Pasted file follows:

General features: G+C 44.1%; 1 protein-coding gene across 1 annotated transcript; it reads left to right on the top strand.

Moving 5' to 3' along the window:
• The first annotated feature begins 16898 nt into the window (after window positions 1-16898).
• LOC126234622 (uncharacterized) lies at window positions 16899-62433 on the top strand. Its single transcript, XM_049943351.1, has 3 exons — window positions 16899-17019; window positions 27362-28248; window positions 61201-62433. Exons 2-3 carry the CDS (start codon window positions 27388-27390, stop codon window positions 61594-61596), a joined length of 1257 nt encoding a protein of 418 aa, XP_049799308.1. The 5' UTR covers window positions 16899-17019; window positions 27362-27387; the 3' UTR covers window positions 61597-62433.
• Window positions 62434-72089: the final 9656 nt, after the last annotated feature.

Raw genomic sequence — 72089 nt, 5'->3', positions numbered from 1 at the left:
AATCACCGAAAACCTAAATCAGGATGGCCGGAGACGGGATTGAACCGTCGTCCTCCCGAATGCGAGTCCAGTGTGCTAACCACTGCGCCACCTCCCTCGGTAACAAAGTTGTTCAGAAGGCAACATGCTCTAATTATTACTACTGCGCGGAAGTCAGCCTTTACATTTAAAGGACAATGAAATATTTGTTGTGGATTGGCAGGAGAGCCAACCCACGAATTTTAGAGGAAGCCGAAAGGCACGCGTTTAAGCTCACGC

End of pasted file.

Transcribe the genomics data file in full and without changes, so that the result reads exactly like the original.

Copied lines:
General features: G+C 44.1%; 1 protein-coding gene across 1 annotated transcript; it reads left to right on the top strand.

Moving 5' to 3' along the window:
• The first annotated feature begins 16898 nt into the window (after window positions 1-16898).
• LOC126234622 (uncharacterized) lies at window positions 16899-62433 on the top strand. Its single transcript, XM_049943351.1, has 3 exons — window positions 16899-17019; window positions 27362-28248; window positions 61201-62433. Exons 2-3 carry the CDS (start codon window positions 27388-27390, stop codon window positions 61594-61596), a joined length of 1257 nt encoding a protein of 418 aa, XP_049799308.1. The 5' UTR covers window positions 16899-17019; window positions 27362-27387; the 3' UTR covers window positions 61597-62433.
• Window positions 62434-72089: the final 9656 nt, after the last annotated feature.

Raw genomic sequence — 72089 nt, 5'->3', positions numbered from 1 at the left:
AATCACCGAAAACCTAAATCAGGATGGCCGGAGACGGGATTGAACCGTCGTCCTCCCGAATGCGAGTCCAGTGTGCTAACCACTGCGCCACCTCCCTCGGTAACAAAGTTGTTCAGAAGGCAACATGCTCTAATTATTACTACTGCGCGGAAGTCAGCCTTTACATTTAAAGGACAATGAAATATTTGTTGTGGATTGGCAGGAGAGCCAACCCACGAATTTTAGAGGAAGCCGAAAGGCACGCGTTTAAGCTCACGC